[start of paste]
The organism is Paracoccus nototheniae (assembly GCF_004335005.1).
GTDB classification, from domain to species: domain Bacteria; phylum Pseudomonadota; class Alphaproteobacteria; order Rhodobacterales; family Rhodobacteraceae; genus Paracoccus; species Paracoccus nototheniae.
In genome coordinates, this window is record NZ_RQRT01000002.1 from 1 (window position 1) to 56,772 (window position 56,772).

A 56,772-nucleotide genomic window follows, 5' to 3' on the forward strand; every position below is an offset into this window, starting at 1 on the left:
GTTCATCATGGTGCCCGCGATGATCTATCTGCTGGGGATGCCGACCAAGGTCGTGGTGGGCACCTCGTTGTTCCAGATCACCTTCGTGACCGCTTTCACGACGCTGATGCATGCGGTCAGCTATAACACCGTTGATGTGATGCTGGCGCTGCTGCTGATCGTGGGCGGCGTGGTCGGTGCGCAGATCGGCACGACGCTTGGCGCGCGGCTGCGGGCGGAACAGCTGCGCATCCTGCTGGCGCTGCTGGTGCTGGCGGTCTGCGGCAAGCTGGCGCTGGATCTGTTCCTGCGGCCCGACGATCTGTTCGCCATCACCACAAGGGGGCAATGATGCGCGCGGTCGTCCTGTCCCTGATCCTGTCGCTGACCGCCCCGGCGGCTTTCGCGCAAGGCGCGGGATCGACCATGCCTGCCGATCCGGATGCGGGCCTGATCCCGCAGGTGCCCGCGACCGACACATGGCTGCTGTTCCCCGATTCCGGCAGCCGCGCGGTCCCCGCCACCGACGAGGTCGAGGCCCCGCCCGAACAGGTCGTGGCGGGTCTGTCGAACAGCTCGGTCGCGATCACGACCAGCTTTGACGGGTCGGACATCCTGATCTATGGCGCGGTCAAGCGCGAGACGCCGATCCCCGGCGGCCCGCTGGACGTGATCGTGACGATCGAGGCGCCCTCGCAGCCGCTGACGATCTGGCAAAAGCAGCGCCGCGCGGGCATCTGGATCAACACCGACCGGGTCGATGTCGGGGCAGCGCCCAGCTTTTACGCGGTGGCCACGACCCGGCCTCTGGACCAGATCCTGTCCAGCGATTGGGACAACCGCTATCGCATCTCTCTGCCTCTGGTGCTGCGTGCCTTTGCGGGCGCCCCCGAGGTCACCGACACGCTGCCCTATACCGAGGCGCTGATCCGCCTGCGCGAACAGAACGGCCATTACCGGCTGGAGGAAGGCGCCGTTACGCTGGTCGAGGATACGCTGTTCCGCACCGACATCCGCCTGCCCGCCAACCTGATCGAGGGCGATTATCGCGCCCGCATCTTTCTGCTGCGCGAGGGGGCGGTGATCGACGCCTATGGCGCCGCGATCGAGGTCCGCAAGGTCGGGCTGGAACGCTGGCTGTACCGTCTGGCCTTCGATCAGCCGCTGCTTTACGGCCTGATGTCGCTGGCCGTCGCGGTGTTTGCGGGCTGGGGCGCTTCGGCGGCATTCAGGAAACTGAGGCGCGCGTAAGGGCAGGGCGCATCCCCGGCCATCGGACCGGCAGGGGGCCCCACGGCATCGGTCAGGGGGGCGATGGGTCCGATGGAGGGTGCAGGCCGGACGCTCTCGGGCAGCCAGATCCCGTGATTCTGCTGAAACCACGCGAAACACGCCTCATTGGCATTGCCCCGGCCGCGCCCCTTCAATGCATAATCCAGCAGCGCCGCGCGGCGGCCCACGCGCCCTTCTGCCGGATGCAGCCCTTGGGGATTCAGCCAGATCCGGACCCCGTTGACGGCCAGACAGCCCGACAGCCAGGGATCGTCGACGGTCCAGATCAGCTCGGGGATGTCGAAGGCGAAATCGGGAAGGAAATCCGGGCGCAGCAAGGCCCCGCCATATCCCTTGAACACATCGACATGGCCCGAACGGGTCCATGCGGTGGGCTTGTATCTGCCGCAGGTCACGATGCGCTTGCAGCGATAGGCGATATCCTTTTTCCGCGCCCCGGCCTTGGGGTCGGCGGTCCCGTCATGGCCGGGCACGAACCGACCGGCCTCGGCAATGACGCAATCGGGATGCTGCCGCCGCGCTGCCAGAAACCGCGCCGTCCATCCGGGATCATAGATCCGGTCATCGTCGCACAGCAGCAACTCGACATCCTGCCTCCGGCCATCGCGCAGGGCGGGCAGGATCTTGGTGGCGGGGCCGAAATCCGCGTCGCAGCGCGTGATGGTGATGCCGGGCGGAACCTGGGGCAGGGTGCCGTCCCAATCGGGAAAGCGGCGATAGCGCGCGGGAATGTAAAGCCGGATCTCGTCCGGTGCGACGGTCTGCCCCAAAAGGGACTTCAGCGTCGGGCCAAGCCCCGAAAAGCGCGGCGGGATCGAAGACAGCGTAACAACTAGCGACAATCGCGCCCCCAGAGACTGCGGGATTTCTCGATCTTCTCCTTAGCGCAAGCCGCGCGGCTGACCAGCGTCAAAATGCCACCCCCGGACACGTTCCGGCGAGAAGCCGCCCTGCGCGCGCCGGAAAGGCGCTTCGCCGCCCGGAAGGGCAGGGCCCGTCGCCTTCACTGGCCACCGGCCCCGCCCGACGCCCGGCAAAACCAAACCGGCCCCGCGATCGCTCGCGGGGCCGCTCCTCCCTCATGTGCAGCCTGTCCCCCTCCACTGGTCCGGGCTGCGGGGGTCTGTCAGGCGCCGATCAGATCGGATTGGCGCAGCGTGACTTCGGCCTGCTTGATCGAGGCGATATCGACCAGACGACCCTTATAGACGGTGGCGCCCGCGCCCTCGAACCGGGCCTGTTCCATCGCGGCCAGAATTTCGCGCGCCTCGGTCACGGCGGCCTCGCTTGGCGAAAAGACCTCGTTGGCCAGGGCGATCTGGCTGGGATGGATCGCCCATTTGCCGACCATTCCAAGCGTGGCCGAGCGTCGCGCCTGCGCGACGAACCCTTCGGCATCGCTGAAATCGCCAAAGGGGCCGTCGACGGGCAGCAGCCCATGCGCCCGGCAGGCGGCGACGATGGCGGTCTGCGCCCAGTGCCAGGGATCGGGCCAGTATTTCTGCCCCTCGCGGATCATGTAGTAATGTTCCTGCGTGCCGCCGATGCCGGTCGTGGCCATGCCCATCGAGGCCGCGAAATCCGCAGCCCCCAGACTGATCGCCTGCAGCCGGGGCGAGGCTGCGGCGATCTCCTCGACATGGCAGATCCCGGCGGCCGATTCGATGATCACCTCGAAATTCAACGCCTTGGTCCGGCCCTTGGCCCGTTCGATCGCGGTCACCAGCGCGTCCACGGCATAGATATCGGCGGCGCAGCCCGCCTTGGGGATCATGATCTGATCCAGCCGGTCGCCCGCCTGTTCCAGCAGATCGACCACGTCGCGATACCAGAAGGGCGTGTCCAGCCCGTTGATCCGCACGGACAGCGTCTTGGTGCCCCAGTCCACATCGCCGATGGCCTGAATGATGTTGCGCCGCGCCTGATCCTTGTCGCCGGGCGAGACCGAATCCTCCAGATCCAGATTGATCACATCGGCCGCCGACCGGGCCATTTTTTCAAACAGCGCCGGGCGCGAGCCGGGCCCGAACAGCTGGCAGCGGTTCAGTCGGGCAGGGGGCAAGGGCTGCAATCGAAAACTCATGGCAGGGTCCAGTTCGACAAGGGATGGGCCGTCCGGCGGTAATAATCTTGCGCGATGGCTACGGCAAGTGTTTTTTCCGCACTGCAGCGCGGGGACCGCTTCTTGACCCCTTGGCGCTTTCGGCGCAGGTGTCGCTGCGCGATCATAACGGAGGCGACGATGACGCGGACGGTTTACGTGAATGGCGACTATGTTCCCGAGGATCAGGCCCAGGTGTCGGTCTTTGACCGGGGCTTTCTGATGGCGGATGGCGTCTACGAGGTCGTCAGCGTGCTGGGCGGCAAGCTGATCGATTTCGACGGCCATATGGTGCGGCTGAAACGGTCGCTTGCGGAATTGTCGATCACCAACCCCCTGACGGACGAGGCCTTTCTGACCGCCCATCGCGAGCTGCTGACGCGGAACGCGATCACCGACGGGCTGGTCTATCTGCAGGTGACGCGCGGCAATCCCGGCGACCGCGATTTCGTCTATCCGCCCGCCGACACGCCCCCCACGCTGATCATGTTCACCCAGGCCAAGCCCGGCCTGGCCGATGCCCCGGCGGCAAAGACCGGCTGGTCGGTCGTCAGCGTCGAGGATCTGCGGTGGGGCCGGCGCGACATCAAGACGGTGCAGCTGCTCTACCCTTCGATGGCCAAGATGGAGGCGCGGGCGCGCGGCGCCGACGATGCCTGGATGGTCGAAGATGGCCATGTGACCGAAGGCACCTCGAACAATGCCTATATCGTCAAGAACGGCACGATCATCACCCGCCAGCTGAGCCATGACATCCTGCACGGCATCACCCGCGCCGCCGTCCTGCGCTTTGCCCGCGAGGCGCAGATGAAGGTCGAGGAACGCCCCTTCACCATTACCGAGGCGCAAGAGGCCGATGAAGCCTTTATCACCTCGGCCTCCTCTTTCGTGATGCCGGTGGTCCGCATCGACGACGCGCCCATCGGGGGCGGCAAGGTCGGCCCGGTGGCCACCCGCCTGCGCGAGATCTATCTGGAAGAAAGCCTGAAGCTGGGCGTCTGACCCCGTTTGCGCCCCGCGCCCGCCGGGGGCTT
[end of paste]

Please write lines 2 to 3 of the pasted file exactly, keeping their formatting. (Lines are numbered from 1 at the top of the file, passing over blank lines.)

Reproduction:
GTDB classification, from domain to species: domain Bacteria; phylum Pseudomonadota; class Alphaproteobacteria; order Rhodobacterales; family Rhodobacteraceae; genus Paracoccus; species Paracoccus nototheniae.
In genome coordinates, this window is record NZ_RQRT01000002.1 from 1 (window position 1) to 56,772 (window position 56,772).